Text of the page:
Please cite this paper as: Lakeman M, van der Vaart C, Roovers J. A long-term prospective study to compare the effects of vaginal and abdominal hysterectomy on micturition and defecation. BJOG 2011;118:1511–1517.
Objective We compared micturition and defecation symptoms with the route of hysterectomy over a period of 10 years.
Design Prospective multicentre observational study.
Setting Thirteen teaching hospitals in the Netherlands.
Population A total of 430 women who underwent vaginal or abdominal hysterectomy for benign conditions (pelvic organ prolapse excluded).
Methods The presence and discomfort experienced as a result of micturition and defecation symptoms were assessed using validated questionnaires before surgery, and at 6 weeks, 6 months, 1 year, 3 years and 10 years after surgery. Statistically significant differences in symptoms between vaginal and abdominal hysterectomy were adjusted for pre-operative differences in uterine descent, uterine size, parity and indication for hysterectomy.
Main outcome measure Presence of bothersome micturition and defecation symptoms, as assessed by the Urogenital Distress Inventory (UDI) and Defecation Distress Inventory (DDI).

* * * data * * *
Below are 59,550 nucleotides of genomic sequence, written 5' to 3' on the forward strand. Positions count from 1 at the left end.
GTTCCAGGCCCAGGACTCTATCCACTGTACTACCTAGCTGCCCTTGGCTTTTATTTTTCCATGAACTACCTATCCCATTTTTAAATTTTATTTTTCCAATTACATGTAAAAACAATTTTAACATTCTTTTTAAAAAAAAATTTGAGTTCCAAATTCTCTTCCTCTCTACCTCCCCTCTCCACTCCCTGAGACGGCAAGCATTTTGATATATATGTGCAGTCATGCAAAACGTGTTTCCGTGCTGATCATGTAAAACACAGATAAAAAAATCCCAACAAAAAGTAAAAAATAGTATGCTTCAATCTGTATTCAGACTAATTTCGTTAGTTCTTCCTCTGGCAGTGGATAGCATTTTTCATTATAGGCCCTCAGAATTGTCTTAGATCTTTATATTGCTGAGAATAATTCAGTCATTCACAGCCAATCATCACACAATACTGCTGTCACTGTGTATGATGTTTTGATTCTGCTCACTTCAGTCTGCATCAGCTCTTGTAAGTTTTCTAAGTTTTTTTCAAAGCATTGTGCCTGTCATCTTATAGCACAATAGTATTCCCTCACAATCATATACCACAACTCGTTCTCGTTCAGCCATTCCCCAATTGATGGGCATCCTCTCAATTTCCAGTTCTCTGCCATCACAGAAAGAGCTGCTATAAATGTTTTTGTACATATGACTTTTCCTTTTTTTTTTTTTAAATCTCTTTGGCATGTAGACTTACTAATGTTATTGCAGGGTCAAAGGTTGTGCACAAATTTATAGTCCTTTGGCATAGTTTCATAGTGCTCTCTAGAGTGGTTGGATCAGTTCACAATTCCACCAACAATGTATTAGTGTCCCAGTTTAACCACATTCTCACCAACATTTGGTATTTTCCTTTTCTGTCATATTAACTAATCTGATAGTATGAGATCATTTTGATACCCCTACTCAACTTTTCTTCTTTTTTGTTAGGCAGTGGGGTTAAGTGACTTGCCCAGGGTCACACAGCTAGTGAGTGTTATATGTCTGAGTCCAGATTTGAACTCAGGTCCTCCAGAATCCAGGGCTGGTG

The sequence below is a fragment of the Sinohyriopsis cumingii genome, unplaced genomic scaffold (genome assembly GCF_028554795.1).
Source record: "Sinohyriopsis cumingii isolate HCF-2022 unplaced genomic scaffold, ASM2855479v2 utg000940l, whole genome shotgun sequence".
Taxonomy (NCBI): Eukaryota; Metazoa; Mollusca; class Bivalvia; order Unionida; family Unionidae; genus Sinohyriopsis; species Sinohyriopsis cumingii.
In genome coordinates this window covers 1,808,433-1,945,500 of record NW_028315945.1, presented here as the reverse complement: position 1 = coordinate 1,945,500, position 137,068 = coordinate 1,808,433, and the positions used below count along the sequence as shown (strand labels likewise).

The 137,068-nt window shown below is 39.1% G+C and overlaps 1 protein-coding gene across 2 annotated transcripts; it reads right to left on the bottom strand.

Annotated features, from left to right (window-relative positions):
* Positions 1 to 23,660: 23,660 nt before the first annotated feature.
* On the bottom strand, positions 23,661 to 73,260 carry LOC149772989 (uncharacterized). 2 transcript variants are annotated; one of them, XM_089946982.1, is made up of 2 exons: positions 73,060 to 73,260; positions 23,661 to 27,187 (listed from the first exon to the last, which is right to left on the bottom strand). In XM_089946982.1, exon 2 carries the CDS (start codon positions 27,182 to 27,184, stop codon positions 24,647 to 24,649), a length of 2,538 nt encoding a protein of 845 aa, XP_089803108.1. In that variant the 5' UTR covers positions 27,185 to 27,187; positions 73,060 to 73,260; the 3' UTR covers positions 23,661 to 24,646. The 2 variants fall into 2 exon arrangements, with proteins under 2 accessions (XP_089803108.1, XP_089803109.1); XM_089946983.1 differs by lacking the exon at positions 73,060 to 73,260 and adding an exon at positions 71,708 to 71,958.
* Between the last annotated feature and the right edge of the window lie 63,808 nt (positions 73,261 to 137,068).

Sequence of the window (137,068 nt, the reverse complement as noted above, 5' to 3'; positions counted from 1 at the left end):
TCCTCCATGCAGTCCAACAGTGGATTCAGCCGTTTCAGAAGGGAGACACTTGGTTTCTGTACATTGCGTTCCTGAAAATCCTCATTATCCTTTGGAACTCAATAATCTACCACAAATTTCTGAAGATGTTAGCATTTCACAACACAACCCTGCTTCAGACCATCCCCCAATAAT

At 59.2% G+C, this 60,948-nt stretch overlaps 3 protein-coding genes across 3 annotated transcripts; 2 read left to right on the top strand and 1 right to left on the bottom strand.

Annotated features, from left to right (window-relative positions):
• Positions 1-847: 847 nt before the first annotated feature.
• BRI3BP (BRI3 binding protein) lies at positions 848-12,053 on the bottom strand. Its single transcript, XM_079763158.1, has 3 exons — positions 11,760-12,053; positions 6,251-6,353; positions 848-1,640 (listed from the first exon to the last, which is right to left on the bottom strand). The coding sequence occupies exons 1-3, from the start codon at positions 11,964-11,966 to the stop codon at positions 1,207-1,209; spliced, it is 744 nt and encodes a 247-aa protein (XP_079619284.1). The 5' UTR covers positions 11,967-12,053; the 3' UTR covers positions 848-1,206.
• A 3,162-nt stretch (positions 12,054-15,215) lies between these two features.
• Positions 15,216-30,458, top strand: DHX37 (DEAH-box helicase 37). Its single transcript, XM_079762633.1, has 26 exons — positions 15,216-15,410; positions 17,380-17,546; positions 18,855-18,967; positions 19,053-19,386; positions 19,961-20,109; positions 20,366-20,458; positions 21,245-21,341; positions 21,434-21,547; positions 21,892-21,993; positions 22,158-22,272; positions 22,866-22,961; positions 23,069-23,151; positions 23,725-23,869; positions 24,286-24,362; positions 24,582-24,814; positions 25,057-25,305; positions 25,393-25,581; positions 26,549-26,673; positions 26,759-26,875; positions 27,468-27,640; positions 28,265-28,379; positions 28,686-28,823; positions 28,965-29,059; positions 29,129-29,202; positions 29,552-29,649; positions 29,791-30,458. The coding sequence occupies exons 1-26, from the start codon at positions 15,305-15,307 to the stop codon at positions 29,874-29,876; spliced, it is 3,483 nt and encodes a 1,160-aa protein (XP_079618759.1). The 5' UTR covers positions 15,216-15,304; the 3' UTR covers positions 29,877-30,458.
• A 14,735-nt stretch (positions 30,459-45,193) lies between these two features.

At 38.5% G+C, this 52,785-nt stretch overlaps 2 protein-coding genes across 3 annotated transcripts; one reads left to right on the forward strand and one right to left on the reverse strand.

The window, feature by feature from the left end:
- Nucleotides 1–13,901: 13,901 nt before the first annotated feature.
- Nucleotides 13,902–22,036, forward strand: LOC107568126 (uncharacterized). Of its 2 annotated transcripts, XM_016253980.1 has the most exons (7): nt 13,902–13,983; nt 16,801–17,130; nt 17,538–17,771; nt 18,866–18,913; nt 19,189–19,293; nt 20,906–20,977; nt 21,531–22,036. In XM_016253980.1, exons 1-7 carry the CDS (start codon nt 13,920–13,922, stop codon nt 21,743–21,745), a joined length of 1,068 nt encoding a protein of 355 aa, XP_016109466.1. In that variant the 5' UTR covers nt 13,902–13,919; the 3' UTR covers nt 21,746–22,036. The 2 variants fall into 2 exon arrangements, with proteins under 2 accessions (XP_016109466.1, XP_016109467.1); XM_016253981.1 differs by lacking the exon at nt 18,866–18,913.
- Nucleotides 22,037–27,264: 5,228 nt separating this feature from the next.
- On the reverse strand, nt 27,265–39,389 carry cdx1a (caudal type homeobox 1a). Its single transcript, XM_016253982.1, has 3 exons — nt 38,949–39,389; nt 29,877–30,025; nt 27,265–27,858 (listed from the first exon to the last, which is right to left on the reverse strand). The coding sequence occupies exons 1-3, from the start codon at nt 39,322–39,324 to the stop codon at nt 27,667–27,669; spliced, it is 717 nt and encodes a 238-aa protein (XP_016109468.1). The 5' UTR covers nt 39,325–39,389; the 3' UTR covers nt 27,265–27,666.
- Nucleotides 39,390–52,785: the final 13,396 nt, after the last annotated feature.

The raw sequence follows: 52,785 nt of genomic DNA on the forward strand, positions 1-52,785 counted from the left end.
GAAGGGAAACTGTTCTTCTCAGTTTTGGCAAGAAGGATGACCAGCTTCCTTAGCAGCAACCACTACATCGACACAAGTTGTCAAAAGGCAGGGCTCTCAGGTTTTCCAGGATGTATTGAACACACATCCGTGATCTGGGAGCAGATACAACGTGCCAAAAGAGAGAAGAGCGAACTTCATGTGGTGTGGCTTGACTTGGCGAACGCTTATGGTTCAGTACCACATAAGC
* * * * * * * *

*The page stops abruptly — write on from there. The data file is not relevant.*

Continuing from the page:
Results Ten years after hysterectomy the response rate was 73%. Preoperatively, no differences were observed in the prevalence of micturition symptoms between patients who underwent vaginal and abdominal hysterectomy. However, 10 years after vaginal hysterectomy, significantly more women had been treated for micturition symptoms (18 versus 8%; P = 0.02; adjusted OR 3.8, 95% CI 1.2–11.6). Defecation symptoms also seemed more common after vaginal hysterectomy (58 versus 46%; P = 0.08). After adjustment, no statistically significant differences in defecation symptoms were found.
Conclusions Despite the same incidence of micturition symptoms before surgery, patients undergoing vaginal hysterectomy are more likely to seek medical help for micturition symptoms. Defecation symptoms were also more common after vaginal hysterectomy; however, this difference was not statistically significant.